Poem: Cross River Nocturne

Posted Aug 27, 2007
Last Updated Apr 12, 2008
by John Dalmas

(experienced by the poet in Koochiching
County, Minnesota, November 1947)

        In the night the powder snow
        lay deep on woods and fields.
        I jogged for warmth.
        Through autumn pants and drawers,
        my thighs ached from the cold
        that gripped the land like iron.

        I should have stayed in town.

        I slowed for rest,
        walking backward watching
        the towering northern lights,
        great ranked fluorescent spears
        advancing  and retreating in the sky.

        The cold night roweled me, and I ran again.

        Ahead a farmhouse hunched,
        low, snow-laden, lightless in the night,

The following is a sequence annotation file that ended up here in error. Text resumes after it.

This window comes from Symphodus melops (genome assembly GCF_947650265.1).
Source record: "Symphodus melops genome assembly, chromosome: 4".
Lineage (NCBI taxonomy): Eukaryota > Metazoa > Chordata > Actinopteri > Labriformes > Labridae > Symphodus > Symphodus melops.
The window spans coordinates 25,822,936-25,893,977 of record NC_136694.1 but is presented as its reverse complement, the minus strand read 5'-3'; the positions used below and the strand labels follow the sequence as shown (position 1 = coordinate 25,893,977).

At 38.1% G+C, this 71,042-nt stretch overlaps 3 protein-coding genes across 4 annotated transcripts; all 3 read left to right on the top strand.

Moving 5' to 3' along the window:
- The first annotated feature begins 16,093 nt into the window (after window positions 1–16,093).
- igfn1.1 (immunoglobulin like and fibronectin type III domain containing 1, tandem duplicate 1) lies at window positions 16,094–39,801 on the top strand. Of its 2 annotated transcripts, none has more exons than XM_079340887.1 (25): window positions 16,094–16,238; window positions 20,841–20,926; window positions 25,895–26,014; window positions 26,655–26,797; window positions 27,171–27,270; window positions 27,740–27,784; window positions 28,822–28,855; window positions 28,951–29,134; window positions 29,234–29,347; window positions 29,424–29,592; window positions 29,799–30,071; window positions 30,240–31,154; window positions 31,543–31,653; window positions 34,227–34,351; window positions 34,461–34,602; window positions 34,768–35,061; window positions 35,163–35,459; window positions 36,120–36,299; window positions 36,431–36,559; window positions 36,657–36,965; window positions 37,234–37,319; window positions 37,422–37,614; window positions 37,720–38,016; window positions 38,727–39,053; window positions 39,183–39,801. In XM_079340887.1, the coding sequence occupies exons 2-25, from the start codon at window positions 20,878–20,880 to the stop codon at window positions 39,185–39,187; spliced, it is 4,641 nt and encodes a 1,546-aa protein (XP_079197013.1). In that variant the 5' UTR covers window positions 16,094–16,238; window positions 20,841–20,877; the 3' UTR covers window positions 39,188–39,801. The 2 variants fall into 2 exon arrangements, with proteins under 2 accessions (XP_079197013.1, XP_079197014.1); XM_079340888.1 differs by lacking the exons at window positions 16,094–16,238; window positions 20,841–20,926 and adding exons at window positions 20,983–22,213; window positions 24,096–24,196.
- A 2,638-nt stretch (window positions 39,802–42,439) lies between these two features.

the last house on my way
        and nine miles more to go,
        nine miles of bog and forest,
        and twenty-nine below.

        Did I dare?

        The place was still, but by the house,
        a battered pickup said they were at home.

        Nine miles to jog on legs already tired.

        My boots creaked on the tire-packed snow
        as senses honed by stillness and the act,
        I walked toward the house,
        a weathered cabin of squared logs,
        with curtained windows, and the smell of smoke
        faintly pungent in the snow-lit night.

        A half-hour's rest, that's all.

        It was unlocked.  The hinges made no sound.
        Inside was darker far than out of doors.
        A banked fire leaked thin glowing lines,
        edging the door  of a stove that once
        had been a drum of oil.

        A chair stood dimly near it, and I sat. 

        What was that?  Claws on linoleum!

        A shaggy farm dog walked into the room.
        Large in the darkness,
        came and sniffed, then lay down by my feet,
        silently accepting, as if he understood.